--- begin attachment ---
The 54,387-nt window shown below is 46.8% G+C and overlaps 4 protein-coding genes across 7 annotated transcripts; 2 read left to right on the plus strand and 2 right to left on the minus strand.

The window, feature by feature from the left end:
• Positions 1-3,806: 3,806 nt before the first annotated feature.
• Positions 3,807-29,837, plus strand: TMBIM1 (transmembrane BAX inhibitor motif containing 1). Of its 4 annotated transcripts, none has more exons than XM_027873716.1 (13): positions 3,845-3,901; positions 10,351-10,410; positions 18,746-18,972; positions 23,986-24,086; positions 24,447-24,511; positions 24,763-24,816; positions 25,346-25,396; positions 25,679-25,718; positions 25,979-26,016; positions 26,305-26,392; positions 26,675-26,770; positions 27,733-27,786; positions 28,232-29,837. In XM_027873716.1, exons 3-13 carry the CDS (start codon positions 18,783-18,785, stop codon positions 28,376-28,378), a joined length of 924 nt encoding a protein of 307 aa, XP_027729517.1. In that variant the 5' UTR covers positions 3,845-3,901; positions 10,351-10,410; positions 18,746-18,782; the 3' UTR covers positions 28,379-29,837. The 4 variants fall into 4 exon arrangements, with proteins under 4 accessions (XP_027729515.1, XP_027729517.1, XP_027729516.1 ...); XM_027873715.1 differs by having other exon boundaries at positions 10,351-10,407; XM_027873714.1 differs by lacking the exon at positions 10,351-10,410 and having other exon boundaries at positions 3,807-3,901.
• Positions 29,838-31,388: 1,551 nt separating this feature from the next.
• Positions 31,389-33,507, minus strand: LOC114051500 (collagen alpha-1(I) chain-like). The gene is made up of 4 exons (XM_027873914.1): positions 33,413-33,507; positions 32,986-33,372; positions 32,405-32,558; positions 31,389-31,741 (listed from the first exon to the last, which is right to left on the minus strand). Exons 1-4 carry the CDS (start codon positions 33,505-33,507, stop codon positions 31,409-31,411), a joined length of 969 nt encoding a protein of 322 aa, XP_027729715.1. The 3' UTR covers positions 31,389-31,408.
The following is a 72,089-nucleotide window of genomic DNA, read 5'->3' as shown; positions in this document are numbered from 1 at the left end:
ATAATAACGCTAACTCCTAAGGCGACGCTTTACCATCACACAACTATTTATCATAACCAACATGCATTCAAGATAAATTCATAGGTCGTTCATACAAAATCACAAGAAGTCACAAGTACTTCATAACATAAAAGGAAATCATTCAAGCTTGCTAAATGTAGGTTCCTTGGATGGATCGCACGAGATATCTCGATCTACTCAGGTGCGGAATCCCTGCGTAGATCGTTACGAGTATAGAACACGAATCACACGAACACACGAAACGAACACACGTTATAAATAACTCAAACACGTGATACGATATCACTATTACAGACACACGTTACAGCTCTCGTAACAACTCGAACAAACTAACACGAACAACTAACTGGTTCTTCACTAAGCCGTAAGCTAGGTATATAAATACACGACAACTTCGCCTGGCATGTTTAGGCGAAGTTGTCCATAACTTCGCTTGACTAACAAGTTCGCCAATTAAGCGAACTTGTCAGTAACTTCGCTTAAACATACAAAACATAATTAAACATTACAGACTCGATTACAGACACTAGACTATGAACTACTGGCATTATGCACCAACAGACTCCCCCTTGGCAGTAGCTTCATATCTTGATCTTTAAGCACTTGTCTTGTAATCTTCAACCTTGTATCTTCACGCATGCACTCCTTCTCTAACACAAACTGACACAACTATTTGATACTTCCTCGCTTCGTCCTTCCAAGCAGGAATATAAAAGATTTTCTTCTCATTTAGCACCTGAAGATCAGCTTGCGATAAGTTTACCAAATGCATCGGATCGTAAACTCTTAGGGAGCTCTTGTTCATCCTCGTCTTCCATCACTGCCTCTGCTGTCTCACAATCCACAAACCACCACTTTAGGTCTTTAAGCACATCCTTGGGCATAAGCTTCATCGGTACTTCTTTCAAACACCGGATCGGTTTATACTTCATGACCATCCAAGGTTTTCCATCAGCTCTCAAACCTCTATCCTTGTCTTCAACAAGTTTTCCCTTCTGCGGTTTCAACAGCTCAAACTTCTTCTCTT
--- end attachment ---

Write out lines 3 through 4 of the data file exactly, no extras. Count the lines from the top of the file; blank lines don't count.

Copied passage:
• Positions 1-3,806: 3,806 nt before the first annotated feature.
• Positions 3,807-29,837, plus strand: TMBIM1 (transmembrane BAX inhibitor motif containing 1). Of its 4 annotated transcripts, none has more exons than XM_027873716.1 (13): positions 3,845-3,901; positions 10,351-10,410; positions 18,746-18,972; positions 23,986-24,086; positions 24,447-24,511; positions 24,763-24,816; positions 25,346-25,396; positions 25,679-25,718; positions 25,979-26,016; positions 26,305-26,392; positions 26,675-26,770; positions 27,733-27,786; positions 28,232-29,837. In XM_027873716.1, exons 3-13 carry the CDS (start codon positions 18,783-18,785, stop codon positions 28,376-28,378), a joined length of 924 nt encoding a protein of 307 aa, XP_027729517.1. In that variant the 5' UTR covers positions 3,845-3,901; positions 10,351-10,410; positions 18,746-18,782; the 3' UTR covers positions 28,379-29,837. The 4 variants fall into 4 exon arrangements, with proteins under 4 accessions (XP_027729515.1, XP_027729517.1, XP_027729516.1 ...); XM_027873715.1 differs by having other exon boundaries at positions 10,351-10,407; XM_027873714.1 differs by lacking the exon at positions 10,351-10,410 and having other exon boundaries at positions 3,807-3,901.